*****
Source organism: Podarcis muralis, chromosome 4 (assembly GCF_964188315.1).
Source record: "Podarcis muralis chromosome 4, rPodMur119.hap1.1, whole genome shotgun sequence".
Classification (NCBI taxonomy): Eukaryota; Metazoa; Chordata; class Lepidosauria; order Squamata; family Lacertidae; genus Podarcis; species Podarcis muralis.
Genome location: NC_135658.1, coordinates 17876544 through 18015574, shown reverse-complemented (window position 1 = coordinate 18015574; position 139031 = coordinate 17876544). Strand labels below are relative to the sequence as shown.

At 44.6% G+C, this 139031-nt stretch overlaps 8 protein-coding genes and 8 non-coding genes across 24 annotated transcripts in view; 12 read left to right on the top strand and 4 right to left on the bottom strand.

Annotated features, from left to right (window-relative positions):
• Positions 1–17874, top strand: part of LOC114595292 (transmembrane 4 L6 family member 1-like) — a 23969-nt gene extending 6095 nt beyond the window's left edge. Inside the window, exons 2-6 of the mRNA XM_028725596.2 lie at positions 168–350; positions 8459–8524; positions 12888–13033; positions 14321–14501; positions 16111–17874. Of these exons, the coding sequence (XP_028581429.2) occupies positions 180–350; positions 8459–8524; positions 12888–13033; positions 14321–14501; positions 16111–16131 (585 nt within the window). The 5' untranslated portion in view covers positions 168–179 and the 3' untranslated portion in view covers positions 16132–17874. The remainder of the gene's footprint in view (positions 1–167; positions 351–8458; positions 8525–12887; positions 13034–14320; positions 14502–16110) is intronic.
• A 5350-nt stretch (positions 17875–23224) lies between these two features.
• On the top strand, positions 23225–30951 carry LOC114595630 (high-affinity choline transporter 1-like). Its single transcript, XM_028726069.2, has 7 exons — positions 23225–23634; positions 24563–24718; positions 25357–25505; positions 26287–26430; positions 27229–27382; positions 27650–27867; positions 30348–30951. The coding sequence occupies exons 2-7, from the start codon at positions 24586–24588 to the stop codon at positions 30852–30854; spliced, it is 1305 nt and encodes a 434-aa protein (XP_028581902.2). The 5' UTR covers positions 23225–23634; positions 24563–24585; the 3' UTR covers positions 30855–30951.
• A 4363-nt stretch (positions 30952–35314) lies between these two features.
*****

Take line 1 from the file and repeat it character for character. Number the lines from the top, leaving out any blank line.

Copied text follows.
Source organism: Podarcis muralis, chromosome 4 (assembly GCF_964188315.1).